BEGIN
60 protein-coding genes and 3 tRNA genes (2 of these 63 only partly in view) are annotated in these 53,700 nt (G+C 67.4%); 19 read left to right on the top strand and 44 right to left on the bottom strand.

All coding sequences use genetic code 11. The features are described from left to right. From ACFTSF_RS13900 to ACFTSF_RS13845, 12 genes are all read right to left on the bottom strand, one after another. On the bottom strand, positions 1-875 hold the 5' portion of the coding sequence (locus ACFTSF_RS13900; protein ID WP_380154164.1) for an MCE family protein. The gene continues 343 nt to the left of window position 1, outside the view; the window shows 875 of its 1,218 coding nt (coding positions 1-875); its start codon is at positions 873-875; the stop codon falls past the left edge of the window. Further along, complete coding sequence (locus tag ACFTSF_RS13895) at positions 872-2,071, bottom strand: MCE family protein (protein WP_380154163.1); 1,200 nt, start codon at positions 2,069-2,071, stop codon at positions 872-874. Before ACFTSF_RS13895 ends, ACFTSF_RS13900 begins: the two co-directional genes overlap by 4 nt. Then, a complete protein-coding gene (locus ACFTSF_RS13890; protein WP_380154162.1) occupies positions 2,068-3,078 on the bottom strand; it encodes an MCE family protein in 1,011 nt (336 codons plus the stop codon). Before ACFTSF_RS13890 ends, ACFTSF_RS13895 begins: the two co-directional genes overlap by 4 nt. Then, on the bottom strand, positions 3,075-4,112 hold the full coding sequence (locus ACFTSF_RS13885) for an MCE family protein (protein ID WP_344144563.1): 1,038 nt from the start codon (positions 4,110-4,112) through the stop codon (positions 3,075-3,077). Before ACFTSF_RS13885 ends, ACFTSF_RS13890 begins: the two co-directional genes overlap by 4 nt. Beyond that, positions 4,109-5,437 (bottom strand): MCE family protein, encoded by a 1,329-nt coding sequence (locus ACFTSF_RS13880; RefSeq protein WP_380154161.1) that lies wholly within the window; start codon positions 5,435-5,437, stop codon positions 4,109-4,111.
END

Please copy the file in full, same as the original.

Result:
60 protein-coding genes and 3 tRNA genes (2 of these 63 only partly in view) are annotated in these 53,700 nt (G+C 67.4%); 19 read left to right on the top strand and 44 right to left on the bottom strand.

All coding sequences use genetic code 11. The features are described from left to right. From ACFTSF_RS13900 to ACFTSF_RS13845, 12 genes are all read right to left on the bottom strand, one after another. On the bottom strand, positions 1-875 hold the 5' portion of the coding sequence (locus ACFTSF_RS13900; protein ID WP_380154164.1) for an MCE family protein. The gene continues 343 nt to the left of window position 1, outside the view; the window shows 875 of its 1,218 coding nt (coding positions 1-875); its start codon is at positions 873-875; the stop codon falls past the left edge of the window. Further along, complete coding sequence (locus tag ACFTSF_RS13895) at positions 872-2,071, bottom strand: MCE family protein (protein WP_380154163.1); 1,200 nt, start codon at positions 2,069-2,071, stop codon at positions 872-874. Before ACFTSF_RS13895 ends, ACFTSF_RS13900 begins: the two co-directional genes overlap by 4 nt. Then, a complete protein-coding gene (locus ACFTSF_RS13890; protein WP_380154162.1) occupies positions 2,068-3,078 on the bottom strand; it encodes an MCE family protein in 1,011 nt (336 codons plus the stop codon). Before ACFTSF_RS13890 ends, ACFTSF_RS13895 begins: the two co-directional genes overlap by 4 nt. Then, on the bottom strand, positions 3,075-4,112 hold the full coding sequence (locus ACFTSF_RS13885) for an MCE family protein (protein ID WP_344144563.1): 1,038 nt from the start codon (positions 4,110-4,112) through the stop codon (positions 3,075-3,077). Before ACFTSF_RS13885 ends, ACFTSF_RS13890 begins: the two co-directional genes overlap by 4 nt. Beyond that, positions 4,109-5,437 (bottom strand): MCE family protein, encoded by a 1,329-nt coding sequence (locus ACFTSF_RS13880; RefSeq protein WP_380154161.1) that lies wholly within the window; start codon positions 5,435-5,437, stop codon positions 4,109-4,111.